By the age of 12 Bruce was playing guitar, emulating the music of the Beach Boys and the Beatles. He played at talent shows and car shows. The muscle car phenomena was influenced by his two older brothers Bill and Bob. At age 15 or 16, Bruce was playing a red-italian Farfisa electric keyboard. His first band was “The Uncalled Four”. And by high school he had a more serious project. A R&B soul band called “Soul Syndicate”. “I went from Rock to R&B to Miles Davis.”

     

    In 1970 or 71 Bruce joined “The Marauders” with Doug Maynard, performing jazz and R&B tunes. Later the band turned into a space funk group called “Yak Yak Boom” without Maynard, leaving other members to cover the vocals. “Whatever we did, we took it out. Never did a song for three minuets, we jammed it out! I got connected with the whole Minneapolis music industry—we were hooked up!”

     

    Bruce continued to work with Doug Maynard in the “Space Heaters” at the 400 bar and later working with “The Doug Maynard Band”. Bruce released an album called “Lullaby”. The “Angel in the Garden” was co-written with Doug Maynard; produced on Cold Wind Records, by Tim “Dr. Dog” Bradach (http://www.coldwind.com/). The recording also included Bruce “Creeper” Kurnow and Bobby “Stinger” Schnitzer who were known as the Highland Park Boys. Bruce and Doug were the Bear Town Boys.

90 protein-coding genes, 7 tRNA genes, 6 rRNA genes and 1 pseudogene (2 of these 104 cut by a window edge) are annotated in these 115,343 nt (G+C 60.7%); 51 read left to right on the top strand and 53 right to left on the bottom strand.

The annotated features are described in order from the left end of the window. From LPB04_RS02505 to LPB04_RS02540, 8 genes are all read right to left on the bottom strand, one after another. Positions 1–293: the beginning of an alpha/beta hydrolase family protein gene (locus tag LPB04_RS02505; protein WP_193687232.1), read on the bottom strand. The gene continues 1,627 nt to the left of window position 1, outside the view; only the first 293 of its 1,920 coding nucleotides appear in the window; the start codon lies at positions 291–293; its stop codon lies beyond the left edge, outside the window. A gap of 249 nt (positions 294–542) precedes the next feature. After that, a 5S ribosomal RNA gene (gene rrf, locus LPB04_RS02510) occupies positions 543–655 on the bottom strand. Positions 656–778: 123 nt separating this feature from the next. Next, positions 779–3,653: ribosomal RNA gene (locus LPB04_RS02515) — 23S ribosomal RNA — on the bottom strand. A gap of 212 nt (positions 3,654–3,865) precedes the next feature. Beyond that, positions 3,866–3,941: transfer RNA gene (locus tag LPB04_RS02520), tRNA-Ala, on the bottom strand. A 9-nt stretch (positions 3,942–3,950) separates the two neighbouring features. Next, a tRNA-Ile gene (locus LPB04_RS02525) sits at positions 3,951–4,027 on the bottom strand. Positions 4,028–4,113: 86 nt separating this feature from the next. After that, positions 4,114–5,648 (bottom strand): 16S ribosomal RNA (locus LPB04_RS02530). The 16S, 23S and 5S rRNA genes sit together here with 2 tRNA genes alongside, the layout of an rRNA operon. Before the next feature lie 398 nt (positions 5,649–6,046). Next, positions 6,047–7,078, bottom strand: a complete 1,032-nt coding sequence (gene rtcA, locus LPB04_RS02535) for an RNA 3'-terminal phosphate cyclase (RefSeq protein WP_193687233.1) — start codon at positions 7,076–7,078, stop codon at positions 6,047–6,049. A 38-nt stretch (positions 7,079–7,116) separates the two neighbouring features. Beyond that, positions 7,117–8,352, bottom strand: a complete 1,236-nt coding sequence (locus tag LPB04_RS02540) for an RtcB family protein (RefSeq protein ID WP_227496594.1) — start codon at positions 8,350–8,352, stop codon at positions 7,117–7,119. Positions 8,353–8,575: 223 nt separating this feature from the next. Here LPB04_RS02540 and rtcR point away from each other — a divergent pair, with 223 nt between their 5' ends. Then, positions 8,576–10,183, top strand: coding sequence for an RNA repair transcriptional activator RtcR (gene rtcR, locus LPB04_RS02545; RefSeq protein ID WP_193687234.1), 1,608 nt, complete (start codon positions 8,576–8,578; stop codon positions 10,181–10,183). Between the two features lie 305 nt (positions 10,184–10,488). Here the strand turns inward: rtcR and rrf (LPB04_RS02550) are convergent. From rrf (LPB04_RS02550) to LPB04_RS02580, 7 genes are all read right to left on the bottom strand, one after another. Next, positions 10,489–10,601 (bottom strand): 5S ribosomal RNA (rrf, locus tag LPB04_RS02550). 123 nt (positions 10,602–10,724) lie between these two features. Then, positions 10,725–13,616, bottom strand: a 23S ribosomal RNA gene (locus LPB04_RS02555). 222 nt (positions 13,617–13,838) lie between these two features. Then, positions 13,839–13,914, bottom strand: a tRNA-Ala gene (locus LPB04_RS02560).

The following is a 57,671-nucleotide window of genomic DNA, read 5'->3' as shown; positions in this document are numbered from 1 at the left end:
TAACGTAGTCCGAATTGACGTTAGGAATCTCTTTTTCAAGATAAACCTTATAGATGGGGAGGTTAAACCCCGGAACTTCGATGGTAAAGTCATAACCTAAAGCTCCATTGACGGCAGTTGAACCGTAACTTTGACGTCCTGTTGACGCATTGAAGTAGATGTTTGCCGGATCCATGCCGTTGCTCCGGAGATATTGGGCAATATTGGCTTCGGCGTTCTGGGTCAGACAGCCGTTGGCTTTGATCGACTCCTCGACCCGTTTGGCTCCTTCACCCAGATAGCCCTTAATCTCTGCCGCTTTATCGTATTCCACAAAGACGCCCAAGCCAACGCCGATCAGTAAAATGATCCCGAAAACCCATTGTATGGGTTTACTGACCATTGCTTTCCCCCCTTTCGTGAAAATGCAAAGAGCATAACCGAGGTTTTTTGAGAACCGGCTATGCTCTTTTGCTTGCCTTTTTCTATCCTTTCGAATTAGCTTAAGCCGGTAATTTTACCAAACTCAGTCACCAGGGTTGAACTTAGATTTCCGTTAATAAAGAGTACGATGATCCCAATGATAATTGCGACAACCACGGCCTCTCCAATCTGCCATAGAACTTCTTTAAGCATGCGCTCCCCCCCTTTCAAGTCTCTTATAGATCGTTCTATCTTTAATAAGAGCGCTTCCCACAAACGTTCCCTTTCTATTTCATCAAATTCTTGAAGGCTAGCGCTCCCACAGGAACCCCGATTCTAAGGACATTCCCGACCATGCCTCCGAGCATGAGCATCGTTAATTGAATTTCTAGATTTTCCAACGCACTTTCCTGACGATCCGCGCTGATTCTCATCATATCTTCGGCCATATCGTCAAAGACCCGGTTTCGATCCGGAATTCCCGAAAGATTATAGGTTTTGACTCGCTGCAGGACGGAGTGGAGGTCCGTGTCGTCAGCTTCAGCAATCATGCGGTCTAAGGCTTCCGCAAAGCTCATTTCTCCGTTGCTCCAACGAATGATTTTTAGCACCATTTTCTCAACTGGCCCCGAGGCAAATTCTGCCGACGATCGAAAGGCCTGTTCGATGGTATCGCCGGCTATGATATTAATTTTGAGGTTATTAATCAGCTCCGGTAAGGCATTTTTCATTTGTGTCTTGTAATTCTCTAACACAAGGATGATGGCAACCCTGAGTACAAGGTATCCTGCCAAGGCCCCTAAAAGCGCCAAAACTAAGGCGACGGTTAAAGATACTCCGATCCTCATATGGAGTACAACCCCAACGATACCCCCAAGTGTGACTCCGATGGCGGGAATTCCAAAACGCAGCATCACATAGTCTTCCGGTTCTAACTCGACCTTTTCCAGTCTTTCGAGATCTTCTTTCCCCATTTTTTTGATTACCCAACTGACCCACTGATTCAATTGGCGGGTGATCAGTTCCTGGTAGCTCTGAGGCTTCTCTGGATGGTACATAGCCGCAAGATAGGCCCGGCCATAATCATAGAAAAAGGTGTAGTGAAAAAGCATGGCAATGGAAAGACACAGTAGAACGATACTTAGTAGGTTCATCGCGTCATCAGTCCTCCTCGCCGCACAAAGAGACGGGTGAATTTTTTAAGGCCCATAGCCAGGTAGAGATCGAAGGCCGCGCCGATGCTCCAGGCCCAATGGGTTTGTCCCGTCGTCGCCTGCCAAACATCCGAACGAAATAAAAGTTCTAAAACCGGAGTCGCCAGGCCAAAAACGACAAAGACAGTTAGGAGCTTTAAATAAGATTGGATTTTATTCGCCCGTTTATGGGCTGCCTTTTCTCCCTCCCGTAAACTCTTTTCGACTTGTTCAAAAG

While studying music theory at Lakewood Junior College in 1977, Bruce’s career became permanently transformed. Bruce started taking piano lessons with a legally blind bossa nova jazz painist and keyboardist from São Paulo, Brazil; Manfredo Fest. “He would sit you down on the same piano bench that he was seated at, turn the cassette deck on and start playing up and down the 88′s. He taught me how to really play! Manfredo showed me how to create your own mix.” In 1999 my Dad passed away and two weeks later Manfredo also died; I was devastated!”

     

    From 1980 thru 1988 Bruce worked at Torp’s Music in St Paul, a musicians instrument staple at the time. In 1987-88 he worked with “Mambos Combo”. And in 1990 joined the reggae band “Ipso Facto”. Ipso won the “Best Unsigned Band in the World” award and obtained a recording contract from Epic Records. Later in the 90′s Bruce worked with the “617 House Band”.

     

    Bruce teaches at Evans Music; located at 2182 3rd St in White Bear Lake 55110 (651) 429-0236. And will start teaching very soon at the Camden School of Music at 3751 Sheridan Ave North 55412 (612) 618-0219.

     

    The MOONDOGS88 currently perform at Manitou Station Resturant, 617 Lounge, Tally’s Dockside and Admiral D’s all located in White Bear Lake, MN. Beth and Bruce have been writing music together and want to “Get the one on the wall that sticks.” They have a great bunch of guys in the group and are constantly looking for new places to perform.

     

    Bruce contemplates, “In music, the more you know, the less you know—the deeper it gets.”